Electrical panel explosion claims the life of a career assistant fire chief, an electrician, and seriously injures an assistant building engineer - Illinois.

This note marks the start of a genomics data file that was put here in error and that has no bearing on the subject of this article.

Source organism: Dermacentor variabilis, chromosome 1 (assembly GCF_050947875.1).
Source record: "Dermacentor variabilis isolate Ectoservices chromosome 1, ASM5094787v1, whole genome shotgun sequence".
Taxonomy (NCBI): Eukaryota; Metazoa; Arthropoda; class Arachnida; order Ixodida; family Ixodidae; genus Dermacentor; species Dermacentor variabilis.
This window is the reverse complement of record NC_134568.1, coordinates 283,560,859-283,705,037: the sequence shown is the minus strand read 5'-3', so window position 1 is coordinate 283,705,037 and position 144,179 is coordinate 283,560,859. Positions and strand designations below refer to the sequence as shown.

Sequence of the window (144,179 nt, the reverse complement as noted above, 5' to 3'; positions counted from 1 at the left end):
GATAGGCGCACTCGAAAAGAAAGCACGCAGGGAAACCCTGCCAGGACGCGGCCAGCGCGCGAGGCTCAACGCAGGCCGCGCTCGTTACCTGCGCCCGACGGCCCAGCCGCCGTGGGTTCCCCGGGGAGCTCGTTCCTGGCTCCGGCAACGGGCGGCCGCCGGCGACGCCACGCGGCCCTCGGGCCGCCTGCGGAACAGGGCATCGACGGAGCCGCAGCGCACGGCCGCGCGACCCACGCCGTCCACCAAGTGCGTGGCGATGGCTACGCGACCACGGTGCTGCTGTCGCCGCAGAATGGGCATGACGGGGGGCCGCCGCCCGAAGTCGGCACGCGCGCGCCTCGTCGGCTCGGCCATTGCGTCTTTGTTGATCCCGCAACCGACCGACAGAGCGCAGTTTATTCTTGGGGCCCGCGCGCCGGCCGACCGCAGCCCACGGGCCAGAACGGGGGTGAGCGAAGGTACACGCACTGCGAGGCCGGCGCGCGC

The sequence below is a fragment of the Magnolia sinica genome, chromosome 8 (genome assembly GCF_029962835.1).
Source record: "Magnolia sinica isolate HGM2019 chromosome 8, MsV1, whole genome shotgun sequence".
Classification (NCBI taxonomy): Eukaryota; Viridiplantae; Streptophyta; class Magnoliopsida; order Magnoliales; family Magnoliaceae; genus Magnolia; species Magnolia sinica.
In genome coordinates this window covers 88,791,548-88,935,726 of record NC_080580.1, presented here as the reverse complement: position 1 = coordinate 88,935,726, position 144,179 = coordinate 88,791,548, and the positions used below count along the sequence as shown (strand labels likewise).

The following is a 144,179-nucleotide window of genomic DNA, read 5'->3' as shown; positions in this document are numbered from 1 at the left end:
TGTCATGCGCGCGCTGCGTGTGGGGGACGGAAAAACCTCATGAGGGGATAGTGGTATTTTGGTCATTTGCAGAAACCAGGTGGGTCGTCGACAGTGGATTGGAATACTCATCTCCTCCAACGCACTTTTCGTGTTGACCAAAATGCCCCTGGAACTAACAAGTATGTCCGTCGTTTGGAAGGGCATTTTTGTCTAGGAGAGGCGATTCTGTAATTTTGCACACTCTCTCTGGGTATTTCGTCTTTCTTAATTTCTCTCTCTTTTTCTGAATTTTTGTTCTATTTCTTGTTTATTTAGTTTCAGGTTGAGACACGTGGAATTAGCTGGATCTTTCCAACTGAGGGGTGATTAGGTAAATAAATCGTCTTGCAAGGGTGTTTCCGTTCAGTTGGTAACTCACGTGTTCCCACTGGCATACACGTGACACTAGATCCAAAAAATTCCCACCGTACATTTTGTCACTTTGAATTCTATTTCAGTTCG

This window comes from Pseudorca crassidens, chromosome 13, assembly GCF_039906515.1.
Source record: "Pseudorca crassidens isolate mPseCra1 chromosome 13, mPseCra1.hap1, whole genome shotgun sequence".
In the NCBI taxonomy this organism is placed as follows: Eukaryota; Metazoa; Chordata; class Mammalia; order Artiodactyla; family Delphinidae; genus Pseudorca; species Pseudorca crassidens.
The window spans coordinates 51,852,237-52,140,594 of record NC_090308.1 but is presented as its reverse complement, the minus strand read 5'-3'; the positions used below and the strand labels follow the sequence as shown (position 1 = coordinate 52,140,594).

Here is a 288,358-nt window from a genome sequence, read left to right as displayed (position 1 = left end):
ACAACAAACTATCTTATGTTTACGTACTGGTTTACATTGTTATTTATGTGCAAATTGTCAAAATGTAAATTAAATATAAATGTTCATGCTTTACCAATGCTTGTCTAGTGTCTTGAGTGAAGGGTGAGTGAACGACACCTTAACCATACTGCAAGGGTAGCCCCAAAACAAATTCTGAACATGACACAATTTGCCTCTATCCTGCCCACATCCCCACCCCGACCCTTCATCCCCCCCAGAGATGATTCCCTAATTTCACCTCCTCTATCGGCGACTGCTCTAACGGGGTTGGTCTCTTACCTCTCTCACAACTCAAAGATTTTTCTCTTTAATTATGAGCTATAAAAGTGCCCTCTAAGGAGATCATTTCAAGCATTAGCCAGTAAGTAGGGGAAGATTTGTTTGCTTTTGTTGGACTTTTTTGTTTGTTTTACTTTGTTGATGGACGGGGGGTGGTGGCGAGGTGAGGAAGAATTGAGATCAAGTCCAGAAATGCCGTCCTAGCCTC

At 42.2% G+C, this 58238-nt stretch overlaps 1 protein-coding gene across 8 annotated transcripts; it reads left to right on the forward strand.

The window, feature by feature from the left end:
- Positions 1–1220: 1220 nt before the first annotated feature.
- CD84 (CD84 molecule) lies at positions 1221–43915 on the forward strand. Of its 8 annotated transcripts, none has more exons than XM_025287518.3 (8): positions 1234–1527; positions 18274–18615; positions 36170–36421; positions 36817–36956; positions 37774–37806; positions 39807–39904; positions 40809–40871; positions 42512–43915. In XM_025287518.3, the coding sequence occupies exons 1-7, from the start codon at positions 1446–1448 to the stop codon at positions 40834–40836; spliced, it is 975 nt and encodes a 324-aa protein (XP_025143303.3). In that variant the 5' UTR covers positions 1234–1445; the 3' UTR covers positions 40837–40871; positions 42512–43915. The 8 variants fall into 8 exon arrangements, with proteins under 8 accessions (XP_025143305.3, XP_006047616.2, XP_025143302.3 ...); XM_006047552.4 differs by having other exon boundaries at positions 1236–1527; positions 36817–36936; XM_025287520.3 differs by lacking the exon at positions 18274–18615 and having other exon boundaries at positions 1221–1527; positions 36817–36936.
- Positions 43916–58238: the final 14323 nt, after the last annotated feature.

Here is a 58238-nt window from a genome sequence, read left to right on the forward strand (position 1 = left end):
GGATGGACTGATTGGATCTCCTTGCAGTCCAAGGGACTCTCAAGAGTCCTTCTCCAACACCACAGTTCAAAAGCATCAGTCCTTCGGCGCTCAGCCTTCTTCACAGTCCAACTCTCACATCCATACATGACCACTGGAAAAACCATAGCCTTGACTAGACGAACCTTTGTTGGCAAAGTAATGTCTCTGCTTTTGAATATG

On June 11, 1999, a call came into central dispatch at 1300 hours reporting smoke coming from the electrical closet on the second floor of a large department store. The fire department dispatched two engines, one ladder truck, one ambulance, and one battalion chief. After checking the store, the Chief was informed there was no fire; however, the store lighting was not operable, therefore, all customers were evacuated from the store, and the responding companies were released to return to the station. The Chief requested that the departmentís Fire Prevention Bureau respond to further evaluate the situation at the store. The chief engineer of the department store had called an electrician to evaluate the electrical problem and to determine why the emergency generators were not operating. The electrician, an Assistant Chief with the Fire Prevention Bureau, and the Assistant Building Engineer of the store proceeded to the engineering room on the first floor to check out the electrical problem. The electrician began by trouble-shooting the emergency power system which controls the emergency generator and transfers the emergency lighting circuit from the utility to the emergency generator. After testing the transfer panel, he moved to the emergency breaker compartment (480 volts, 200 amps), removed the cover panel, and proceeded to test the circuits. Initial testing showed power on all terminals. When the electrician started to test the circuits again, a fault occurred, resulting in the formation of a fireball seriously injuring the assistant building engineer and fatally injuring the Assistant Chief and electrician. NIOSH investigators concluded that to minimize the risk of similar occurrences, employers should: 1. develop and implement a hazardous energy control program which includes procedures to de-energize, lockout, and tagout any electrical component/system that has a fault or potential fault prior to initiating work; 2. train workers in the basic concepts of hazardous energy control; 3. ensure that workers wear the appropriate personal protective equipment when working on energized parts, including voltage testing; and, 4. conduct a flash hazard analysis to determine the flash-protection boundary.